Mathematicians Could Help In Gerrymandering Legal Cases

•August 19, 2017 • 1 Comment

Legal fights over racial and partisan gerrymandering are intensifying and mathematicians think they can help. Specialists in geometry are training to become expert witnesses in redistricting cases around the country.

My story aired this week on NPR’s All Things Considered.

What will we learn from this year’s solar eclipse?

•August 15, 2017 • 1 Comment

In less than a week — on Monday, August 21 — an eclipse will race from Oregon to South Carolina, plunging a narrow strip of America into darkness. Total solar eclipses are notable for what they hide: the face of the Sun. But over the centuries, they’ve also been remarkable for what they’ve revealed to us.

My radio story aired today on PRI’s The World.

Front row seat to Saturn

•May 1, 2017 • Leave a Comment

For almost 13 years, the spacecraft Cassini has been in the Saturn system, documenting the planet and its moons. Cassini’s days are numbered — on 15 September, it will be sent hurtling towards Saturn. But just because it’s running out of fuel doesn’t mean it’s running out of fire. Cassini has a lot more science to do in its final, riskiest chapter.

I made a web video on the subject for PBS NOVA and I was interviewed about it on PRI’s The World (see below for both). Also, here’s an article my colleague at NOVA, Allison Eck, wrote on the subject.

Syrian refugee kids find success in school. They’re the lucky ones.

•March 14, 2017 • Leave a Comment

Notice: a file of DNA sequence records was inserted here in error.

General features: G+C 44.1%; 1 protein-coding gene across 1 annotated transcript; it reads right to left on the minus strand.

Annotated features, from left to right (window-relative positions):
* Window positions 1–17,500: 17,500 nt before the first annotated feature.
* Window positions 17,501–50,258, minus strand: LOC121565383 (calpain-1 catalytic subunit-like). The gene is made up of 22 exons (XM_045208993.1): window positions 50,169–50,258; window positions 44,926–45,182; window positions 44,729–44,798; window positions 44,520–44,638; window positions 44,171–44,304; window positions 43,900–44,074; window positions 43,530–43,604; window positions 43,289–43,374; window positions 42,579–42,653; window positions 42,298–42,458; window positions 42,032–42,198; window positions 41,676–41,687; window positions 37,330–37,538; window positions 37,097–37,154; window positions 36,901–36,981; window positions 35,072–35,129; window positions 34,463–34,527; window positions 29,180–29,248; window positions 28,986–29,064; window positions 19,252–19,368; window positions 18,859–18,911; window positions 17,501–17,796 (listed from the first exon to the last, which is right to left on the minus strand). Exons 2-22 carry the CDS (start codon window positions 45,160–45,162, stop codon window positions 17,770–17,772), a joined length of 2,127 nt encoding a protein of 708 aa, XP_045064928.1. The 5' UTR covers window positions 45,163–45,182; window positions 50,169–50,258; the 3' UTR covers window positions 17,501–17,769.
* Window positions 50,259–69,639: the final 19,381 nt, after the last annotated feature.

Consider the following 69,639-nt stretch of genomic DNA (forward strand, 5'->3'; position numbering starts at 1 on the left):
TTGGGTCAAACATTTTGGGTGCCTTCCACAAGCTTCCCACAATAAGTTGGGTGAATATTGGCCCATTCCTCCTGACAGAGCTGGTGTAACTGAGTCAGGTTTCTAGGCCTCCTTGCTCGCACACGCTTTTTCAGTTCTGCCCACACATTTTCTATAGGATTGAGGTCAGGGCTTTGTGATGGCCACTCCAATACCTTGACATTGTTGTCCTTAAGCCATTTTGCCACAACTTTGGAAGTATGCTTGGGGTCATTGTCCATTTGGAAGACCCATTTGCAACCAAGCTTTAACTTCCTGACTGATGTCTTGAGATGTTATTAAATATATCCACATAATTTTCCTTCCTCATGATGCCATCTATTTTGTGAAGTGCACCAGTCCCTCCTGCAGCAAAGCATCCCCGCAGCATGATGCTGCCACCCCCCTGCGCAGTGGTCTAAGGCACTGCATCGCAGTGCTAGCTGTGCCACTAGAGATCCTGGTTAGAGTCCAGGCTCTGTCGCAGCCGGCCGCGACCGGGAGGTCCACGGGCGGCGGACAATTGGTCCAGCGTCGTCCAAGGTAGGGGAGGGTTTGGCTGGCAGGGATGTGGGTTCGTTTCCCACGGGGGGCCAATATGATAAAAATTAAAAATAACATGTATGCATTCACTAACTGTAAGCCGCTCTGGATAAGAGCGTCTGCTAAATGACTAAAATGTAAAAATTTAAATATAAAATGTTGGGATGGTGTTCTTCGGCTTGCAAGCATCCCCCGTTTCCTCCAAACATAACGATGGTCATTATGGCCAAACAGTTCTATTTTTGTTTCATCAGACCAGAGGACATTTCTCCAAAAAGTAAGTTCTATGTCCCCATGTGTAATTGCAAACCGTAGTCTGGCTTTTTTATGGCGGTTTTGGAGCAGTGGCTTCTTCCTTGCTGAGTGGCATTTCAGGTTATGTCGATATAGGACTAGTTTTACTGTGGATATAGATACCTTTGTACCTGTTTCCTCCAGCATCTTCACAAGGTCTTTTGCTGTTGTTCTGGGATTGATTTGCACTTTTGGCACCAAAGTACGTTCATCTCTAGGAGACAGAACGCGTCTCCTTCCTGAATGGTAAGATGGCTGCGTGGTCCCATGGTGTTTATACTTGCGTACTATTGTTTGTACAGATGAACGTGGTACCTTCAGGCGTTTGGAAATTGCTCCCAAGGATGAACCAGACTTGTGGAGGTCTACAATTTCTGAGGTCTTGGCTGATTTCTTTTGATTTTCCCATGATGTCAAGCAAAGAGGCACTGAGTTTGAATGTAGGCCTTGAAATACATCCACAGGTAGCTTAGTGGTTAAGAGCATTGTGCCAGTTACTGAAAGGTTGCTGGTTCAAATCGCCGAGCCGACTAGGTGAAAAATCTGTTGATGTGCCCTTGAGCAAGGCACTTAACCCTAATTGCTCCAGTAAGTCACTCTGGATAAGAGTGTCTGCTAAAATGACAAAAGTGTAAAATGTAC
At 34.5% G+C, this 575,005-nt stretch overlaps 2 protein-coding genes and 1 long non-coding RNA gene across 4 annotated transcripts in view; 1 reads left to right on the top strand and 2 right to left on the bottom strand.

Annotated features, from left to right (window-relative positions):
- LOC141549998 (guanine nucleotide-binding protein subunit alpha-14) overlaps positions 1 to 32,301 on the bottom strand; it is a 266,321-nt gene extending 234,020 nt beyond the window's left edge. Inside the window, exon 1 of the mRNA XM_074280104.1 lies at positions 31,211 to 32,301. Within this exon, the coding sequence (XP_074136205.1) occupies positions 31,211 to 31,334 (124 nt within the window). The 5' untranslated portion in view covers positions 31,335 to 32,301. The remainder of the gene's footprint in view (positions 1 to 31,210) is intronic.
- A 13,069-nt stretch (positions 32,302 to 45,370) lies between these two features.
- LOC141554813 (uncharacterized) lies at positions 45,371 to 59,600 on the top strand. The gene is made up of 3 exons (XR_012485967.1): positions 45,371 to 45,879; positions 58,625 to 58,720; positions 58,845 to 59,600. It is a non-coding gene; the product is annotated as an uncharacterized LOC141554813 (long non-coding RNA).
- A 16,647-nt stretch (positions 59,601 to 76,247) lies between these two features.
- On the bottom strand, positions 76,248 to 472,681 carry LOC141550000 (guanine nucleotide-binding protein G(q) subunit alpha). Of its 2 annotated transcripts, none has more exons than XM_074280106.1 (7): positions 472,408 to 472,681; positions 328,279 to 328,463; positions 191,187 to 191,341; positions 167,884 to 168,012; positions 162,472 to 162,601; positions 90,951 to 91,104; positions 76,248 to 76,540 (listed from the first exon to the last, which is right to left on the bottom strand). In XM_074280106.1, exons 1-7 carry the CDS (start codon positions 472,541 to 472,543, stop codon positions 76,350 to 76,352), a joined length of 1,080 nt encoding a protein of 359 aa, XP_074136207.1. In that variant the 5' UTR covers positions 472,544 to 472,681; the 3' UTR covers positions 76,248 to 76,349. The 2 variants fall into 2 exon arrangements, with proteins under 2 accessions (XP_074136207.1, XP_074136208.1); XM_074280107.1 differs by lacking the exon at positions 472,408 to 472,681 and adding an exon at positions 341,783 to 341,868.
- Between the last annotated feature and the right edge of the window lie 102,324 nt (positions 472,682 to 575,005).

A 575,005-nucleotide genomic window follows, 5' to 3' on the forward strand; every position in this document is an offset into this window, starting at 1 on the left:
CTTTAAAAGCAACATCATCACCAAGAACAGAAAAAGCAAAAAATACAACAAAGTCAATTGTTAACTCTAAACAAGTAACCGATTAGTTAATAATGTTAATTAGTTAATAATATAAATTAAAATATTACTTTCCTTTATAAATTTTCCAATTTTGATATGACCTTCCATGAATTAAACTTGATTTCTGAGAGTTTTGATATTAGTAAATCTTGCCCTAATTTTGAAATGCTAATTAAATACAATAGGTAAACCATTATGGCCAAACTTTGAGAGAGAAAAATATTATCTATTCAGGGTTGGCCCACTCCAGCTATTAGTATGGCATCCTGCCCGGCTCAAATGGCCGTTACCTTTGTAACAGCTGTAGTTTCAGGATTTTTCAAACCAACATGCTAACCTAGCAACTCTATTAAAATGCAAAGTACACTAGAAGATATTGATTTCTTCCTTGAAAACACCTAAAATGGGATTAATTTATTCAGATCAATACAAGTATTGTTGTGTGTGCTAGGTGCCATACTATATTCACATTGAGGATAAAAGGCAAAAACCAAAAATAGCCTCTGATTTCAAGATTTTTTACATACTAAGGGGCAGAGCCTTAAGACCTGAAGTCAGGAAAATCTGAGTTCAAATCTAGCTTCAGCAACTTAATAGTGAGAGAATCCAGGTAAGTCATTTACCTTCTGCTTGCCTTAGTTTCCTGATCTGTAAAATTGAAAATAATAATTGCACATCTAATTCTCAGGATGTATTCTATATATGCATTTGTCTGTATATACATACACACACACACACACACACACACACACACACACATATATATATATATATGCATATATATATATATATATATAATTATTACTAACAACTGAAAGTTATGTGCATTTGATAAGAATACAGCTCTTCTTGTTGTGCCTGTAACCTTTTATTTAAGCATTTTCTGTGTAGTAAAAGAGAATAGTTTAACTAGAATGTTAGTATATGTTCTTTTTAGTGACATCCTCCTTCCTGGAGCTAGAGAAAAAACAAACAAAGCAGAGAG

Lebanon’s public education system can’t cope with hundreds of thousands of extra Syrian refugee kids. So nonprofit groups are trying to fill the gaps.

My radio story aired on PRI’s The World.

A Scientist Walks into a Bar, Twice

•February 9, 2017 • Leave a Comment

An astrophysicist must explain her work so two comedians can understand it. Here are two of my latest videos for PBS NOVA:

Using Quantum Physics to Prevent Voter Fraud

•November 3, 2016 • 2 Comments

There’s a way to make your vote incredibly secure this election season — all thanks to quantum mechanics. Check out my latest video for NOVA.

A remembrance: Glaciologist Gordon Hamilton

•October 25, 2016 • Leave a Comment

Climate scientist Gordon Hamilton died in Antarctica over the weekend when his snowmobile plunged into a deep glacial crevasse. His research at the poles focused on the relationship between melting ice sheets and rising sea levels.

My remembrance of Gordon aired today on PRI’s The World.

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